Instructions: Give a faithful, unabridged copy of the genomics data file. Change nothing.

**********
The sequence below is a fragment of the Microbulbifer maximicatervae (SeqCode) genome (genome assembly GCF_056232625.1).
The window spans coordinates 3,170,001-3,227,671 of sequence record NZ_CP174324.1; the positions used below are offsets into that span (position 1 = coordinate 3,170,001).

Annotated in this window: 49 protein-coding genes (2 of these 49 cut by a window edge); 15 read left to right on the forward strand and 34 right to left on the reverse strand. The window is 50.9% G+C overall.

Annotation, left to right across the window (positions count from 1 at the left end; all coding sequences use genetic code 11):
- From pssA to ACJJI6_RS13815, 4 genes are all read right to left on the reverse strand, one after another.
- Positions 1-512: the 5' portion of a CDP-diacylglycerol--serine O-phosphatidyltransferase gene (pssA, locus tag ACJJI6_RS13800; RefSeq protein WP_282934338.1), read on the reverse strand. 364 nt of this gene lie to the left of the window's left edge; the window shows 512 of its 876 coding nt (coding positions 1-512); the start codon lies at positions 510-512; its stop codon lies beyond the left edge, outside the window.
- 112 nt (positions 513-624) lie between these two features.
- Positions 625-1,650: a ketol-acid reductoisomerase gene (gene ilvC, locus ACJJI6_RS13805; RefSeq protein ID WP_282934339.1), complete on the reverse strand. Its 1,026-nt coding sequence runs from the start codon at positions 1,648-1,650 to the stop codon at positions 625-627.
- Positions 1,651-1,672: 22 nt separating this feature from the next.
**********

The sequence below is a fragment of the Microbulbifer maximicatervae (SeqCode) genome (genome assembly GCF_056232625.1).
The window spans coordinates 3,170,001-3,227,671 of sequence record NZ_CP174324.1; the positions used below are offsets into that span (position 1 = coordinate 3,170,001).

Annotated in this window: 49 protein-coding genes (2 of these 49 cut by a window edge); 15 read left to right on the forward strand and 34 right to left on the reverse strand. The window is 50.9% G+C overall.

Annotation, left to right across the window (positions count from 1 at the left end; all coding sequences use genetic code 11):
- From pssA to ACJJI6_RS13815, 4 genes are all read right to left on the reverse strand, one after another.
- Positions 1-512: the 5' portion of a CDP-diacylglycerol--serine O-phosphatidyltransferase gene (pssA, locus tag ACJJI6_RS13800; RefSeq protein WP_282934338.1), read on the reverse strand. 364 nt of this gene lie to the left of the window's left edge; the window shows 512 of its 876 coding nt (coding positions 1-512); the start codon lies at positions 510-512; its stop codon lies beyond the left edge, outside the window.
- 112 nt (positions 513-624) lie between these two features.
- Positions 625-1,650: a ketol-acid reductoisomerase gene (gene ilvC, locus ACJJI6_RS13805; RefSeq protein ID WP_282934339.1), complete on the reverse strand. Its 1,026-nt coding sequence runs from the start codon at positions 1,648-1,650 to the stop codon at positions 625-627.
- Positions 1,651-1,672: 22 nt separating this feature from the next.